Are the ultrawealthy breaking the law in avoiding taxes?

    An annual wealth tax could curb tax avoidance among the ultrawealthy, a University of Illinois Urbana-Champaign tax policy expert says.

  • Photo of Lauren R. Aronson, an associate clinical professor of law and the director of the Immigration Law Clinic at the U. of I. College of Law.

    Are we experiencing another unaccompanied child 'crisis' at the southern US border?

    There’s no easy solution to the problem of unaccompanied migrant children at the southern U.S. border, a U. of I. expert says.

  • Professor Ruby Mendenhall

    Why do we need a health care equity law?

    The Illinois Health Care and Human Services Reform Act has potential to address root causes of health disparities and foster health equity through provisions such as implicit bias training and community health workers, says Illinois professor Ruby Mendenhall.

     

  • Photo of Michael LeRoy, an expert in labor law and labor relations at the University of Illinois Urbana-Champaign.

    Paper: Work-refusal safety laws serve employees poorly during pandemic

    Current work-refusal laws are out-of-step with modern workplaces and provide meager benefits to employees who decline to work when faced with risks involving chemicals, radiation and other microscopic or invisible hazards such as COVID-19, says research from Michael LeRoy, a professor of labor and employment relations at Illinois.

  • An upcoming U.S. Supreme Court case will be a major test of the First Amendment rights of K-12 public school students as well as the authority of school administrators to discipline students for cyberbullying, according to Benjamin Holden, a University of Illinois Urbana-Champaign journalism professor and media law scholar who studies free speech issues.

    Expert: Public school speech case is potential watershed moment for cyberbullying

    An upcoming U.S. Supreme Court case will be a major test of the First Amendment rights of K-12 public school students as well as the authority of school administrators to discipline students for cyberbullying, according to Benjamin Holden, a University of Illinois Urbana-Champaign journalism professor and media law scholar who studies free speech issues.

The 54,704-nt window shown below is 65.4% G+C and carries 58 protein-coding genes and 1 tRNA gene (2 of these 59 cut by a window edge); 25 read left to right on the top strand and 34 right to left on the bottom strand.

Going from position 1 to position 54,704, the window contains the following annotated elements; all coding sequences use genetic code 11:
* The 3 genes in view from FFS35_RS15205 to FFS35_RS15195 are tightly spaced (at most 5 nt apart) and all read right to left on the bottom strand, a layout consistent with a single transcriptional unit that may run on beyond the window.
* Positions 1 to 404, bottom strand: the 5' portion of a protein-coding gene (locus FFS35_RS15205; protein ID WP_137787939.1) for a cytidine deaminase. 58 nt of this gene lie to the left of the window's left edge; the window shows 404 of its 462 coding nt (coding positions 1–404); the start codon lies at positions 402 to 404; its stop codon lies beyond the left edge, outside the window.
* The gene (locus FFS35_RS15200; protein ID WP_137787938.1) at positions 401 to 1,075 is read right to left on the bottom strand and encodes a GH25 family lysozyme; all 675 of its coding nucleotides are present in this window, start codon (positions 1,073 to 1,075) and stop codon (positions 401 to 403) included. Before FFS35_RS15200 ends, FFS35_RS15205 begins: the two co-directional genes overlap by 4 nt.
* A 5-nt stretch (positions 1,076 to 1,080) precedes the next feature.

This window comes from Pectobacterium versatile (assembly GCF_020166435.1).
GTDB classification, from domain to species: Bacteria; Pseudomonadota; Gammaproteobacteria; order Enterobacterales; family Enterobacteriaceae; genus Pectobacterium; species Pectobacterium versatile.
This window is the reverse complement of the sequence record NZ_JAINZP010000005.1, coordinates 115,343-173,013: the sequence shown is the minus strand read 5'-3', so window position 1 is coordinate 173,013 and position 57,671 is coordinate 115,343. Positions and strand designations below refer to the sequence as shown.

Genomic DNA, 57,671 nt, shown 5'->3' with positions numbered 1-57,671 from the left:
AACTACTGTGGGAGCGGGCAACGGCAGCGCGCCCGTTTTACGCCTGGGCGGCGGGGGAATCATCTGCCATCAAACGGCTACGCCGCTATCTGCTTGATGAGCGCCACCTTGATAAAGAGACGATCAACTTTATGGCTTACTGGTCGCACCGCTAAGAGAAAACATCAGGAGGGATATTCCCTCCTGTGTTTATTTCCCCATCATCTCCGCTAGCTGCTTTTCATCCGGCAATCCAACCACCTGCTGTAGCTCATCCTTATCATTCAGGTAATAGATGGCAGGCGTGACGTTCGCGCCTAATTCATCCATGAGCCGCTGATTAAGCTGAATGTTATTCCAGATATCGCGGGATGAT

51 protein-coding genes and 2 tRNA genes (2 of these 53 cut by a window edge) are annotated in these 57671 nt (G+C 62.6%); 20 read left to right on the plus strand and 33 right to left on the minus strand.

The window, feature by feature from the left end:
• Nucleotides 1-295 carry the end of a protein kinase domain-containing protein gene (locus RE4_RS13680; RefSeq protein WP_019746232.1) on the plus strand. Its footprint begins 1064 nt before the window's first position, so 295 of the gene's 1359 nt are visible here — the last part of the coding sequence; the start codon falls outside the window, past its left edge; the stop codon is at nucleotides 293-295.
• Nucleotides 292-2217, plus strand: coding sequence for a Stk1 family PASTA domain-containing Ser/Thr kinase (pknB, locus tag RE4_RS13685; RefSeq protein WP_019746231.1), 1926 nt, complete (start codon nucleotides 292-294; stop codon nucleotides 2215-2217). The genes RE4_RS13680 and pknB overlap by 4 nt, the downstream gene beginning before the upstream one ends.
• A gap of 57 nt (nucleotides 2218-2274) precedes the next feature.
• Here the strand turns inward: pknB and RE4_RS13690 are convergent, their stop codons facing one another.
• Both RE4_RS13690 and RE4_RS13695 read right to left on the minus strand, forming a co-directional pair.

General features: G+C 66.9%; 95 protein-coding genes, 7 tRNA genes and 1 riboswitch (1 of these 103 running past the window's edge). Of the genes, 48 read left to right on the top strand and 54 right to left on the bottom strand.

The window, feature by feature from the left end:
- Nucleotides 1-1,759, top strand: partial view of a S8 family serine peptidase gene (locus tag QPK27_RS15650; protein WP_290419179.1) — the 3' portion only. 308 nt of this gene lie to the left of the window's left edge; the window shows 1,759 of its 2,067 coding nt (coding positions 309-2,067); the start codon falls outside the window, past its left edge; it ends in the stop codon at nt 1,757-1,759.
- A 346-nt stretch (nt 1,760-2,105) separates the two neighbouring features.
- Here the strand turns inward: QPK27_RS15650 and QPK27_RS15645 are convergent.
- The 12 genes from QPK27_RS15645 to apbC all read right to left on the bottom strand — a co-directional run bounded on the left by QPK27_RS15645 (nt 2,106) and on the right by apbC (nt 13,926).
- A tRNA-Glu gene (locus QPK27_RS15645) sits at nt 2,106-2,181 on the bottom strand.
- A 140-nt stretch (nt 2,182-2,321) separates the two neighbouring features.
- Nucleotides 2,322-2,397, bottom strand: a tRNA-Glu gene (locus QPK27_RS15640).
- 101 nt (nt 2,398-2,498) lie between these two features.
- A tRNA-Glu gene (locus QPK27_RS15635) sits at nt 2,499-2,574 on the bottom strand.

• A new book from a team of University of Illinois Urbana-Champaign legal scholars considers the unlikely intersection of environmental law and psychology. Arden Rowell, right, and Kenworthey Bilz are co-authors of “The Psychology of Environmental Law,” which explores and analyzes the theoretical and practical payoffs of pollution control, ecosystem management, and climate change law and policy when psychological insights are considered.

    New book studies intersection of psychology, environmental law

    A new book from a team of University of Illinois Urbana-Champaign legal scholars considers the unlikely intersection of environmental law and psychology. Arden Rowell, right, and Kenworthey Bilz are co-authors of “The Psychology of Environmental Law,” which explores and analyzes the theoretical and practical payoffs of pollution control, ecosystem management, and climate change law and policy when psychological insights are considered.

  • Photo of Michael LeRoy, an expert in labor law and labor relations at the University of Illinois Urbana-Champaign.

    Do labor laws need to be modernized with rise of gig economy?

    The Protecting the Right to Organize Act would be the most significant revision of U.S. labor law since 1947, says Michael LeRoy, an expert in labor law at the University of Illinois Urbana-Champaign.

  • Photo of Lauren R. Aronson, an associate clinical professor of law and the director of the Immigration Law Clinic at the U. of I. College of Law.

    Can Biden pass comprehensive immigration reform?

    One of the Biden administration’s first acts was to send Congress the U.S. Citizenship Act of 2021, a long-promised immigration reform bill. But any legislative action on comprehensive immigration reform will face significant headwinds in the Senate, says Lauren R. Aronson, an associate clinical professor of law and the director of the Immigration Law Clinic at the University of Illinois Urbana-Champaign College of Law.

  • Photo of Michael LeRoy, an expert in labor law and labor relations at the University of Illinois Urbana-Champaign.

    Can employers legally require employees to vaccinate against COVID-19?

    In most cases, an employer could require an employee to receive a COVID-19 vaccination. While that might seem like a violation of an employee’s personal freedom, “No one has a legally enforceable right to a specific job,” says Michael LeRoy, an expert in labor law and labor relations at the University of Illinois Urbana-Champaign.

  • Photo of Colleen Murphy, the Roger and Stephany Joslin Professor of Law at Illinois and an expert in political reconciliation

    Does the US need to pursue transitional justice in the post-Trump era?

    To promote accountability in government, President-elect Biden ought to pursue “transitional justice” in the aftermath of the Trump presidency, said Colleen Murphy, the Roger and Stephany Joslin Professor of Law at Illinois and an expert in political reconciliation.